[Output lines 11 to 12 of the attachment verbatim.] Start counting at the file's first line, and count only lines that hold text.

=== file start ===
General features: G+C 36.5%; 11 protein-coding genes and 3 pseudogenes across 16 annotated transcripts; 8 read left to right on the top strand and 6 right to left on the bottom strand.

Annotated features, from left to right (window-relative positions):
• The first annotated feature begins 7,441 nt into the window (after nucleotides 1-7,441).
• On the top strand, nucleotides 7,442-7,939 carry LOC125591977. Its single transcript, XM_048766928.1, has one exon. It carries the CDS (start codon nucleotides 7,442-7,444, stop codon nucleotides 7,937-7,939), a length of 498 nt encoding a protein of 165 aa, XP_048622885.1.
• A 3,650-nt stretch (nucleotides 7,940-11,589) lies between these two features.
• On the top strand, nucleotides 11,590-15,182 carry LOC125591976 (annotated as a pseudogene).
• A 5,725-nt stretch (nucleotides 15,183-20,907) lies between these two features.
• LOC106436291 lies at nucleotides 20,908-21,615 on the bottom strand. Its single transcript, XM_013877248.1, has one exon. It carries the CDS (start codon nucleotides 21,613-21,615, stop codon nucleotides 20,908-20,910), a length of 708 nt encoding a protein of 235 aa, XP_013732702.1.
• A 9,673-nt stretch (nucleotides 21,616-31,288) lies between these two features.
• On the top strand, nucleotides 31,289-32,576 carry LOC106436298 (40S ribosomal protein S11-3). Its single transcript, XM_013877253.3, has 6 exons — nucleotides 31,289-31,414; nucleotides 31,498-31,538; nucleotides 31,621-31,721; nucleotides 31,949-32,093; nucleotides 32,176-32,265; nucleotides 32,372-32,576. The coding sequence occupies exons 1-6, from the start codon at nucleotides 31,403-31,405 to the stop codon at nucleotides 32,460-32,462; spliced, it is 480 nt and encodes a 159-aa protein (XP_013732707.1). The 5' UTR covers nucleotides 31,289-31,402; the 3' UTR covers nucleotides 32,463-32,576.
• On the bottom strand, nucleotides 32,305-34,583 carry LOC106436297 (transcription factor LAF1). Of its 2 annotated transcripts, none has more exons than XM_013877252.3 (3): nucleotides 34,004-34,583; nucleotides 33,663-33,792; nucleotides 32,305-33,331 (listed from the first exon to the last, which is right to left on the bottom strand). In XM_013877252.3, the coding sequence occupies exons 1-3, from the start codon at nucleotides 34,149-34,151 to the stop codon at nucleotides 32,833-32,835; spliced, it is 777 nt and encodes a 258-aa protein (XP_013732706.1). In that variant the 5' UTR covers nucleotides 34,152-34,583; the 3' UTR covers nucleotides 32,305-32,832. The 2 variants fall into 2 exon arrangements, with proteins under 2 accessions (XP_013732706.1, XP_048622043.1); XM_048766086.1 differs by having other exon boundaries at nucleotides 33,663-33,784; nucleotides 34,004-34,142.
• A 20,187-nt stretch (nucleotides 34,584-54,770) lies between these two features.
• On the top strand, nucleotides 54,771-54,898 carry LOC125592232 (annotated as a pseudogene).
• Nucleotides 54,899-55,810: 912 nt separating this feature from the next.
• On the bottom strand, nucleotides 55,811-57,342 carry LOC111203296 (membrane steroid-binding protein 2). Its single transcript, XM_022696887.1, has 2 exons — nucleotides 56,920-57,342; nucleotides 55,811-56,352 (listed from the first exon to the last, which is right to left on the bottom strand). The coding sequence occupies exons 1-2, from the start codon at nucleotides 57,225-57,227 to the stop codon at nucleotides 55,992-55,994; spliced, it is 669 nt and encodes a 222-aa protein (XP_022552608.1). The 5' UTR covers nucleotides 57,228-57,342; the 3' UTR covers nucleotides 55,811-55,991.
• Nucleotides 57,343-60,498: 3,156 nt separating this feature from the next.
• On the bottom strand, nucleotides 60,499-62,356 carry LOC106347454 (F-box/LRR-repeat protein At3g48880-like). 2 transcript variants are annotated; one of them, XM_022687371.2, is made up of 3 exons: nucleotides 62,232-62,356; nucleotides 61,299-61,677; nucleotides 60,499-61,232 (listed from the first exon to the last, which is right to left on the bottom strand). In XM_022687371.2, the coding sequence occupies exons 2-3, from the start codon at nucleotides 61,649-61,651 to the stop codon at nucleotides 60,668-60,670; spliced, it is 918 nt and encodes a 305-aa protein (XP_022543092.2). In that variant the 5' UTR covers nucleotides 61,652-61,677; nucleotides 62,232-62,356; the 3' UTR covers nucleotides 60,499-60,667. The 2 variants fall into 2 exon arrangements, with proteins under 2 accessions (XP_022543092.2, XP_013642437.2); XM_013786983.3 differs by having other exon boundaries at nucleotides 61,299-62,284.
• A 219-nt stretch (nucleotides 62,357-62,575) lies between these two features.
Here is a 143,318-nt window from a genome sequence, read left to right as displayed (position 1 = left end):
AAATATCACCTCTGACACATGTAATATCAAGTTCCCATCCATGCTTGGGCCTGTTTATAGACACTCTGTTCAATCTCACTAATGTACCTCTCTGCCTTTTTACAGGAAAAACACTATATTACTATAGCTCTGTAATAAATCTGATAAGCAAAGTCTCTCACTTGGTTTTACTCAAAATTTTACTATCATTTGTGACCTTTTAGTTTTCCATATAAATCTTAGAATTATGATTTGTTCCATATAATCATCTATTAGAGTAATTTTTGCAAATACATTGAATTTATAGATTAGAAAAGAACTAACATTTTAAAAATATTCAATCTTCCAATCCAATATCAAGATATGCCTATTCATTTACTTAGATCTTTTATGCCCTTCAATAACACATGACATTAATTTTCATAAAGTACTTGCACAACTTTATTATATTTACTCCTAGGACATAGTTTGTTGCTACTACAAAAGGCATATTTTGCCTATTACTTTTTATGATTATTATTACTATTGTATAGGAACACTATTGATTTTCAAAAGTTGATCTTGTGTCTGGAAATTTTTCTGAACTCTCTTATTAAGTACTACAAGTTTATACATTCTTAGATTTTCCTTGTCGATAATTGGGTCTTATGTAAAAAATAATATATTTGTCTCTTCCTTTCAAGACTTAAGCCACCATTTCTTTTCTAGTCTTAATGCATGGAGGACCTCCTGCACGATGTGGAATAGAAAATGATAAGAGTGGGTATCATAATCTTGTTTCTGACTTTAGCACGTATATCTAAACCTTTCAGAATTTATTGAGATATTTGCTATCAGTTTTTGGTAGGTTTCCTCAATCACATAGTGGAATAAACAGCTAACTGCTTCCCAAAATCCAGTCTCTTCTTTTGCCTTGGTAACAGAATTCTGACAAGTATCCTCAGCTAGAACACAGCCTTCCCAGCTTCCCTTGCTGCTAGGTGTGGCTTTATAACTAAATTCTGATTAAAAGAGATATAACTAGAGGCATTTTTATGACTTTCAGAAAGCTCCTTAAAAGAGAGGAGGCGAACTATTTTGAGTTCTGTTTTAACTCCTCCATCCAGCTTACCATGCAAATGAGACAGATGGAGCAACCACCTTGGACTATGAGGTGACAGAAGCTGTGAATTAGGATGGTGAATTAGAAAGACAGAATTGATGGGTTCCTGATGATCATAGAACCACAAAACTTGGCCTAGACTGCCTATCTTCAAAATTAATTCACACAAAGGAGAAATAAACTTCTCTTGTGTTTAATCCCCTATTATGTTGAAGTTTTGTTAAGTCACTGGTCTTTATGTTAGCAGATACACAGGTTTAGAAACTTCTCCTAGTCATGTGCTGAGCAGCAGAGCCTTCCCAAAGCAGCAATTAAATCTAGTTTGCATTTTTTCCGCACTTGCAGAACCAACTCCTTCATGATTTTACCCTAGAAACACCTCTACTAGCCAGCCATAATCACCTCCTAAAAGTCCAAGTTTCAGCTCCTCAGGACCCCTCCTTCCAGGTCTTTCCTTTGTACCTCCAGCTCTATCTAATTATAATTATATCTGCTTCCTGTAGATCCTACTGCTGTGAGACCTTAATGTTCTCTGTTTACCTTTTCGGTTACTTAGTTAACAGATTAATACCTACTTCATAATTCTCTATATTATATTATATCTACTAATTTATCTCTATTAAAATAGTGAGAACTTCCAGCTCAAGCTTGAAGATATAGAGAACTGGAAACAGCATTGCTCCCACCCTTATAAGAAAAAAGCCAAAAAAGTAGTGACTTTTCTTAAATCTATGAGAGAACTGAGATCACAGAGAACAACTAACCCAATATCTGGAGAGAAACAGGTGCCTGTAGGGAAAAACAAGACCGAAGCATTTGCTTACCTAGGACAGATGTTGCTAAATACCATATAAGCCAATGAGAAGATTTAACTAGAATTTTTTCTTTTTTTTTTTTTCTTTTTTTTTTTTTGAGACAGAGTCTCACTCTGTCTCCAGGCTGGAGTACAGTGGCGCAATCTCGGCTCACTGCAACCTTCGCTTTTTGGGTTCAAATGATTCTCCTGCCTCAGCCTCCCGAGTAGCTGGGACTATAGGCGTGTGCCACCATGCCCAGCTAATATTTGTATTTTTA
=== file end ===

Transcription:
• On the bottom strand, nucleotides 32,305-34,583 carry LOC106436297 (transcription factor LAF1). Of its 2 annotated transcripts, none has more exons than XM_013877252.3 (3): nucleotides 34,004-34,583; nucleotides 33,663-33,792; nucleotides 32,305-33,331 (listed from the first exon to the last, which is right to left on the bottom strand). In XM_013877252.3, the coding sequence occupies exons 1-3, from the start codon at nucleotides 34,149-34,151 to the stop codon at nucleotides 32,833-32,835; spliced, it is 777 nt and encodes a 258-aa protein (XP_013732706.1). In that variant the 5' UTR covers nucleotides 34,152-34,583; the 3' UTR covers nucleotides 32,305-32,832. The 2 variants fall into 2 exon arrangements, with proteins under 2 accessions (XP_013732706.1, XP_048622043.1); XM_048766086.1 differs by having other exon boundaries at nucleotides 33,663-33,784; nucleotides 34,004-34,142.
• A 20,187-nt stretch (nucleotides 34,584-54,770) lies between these two features.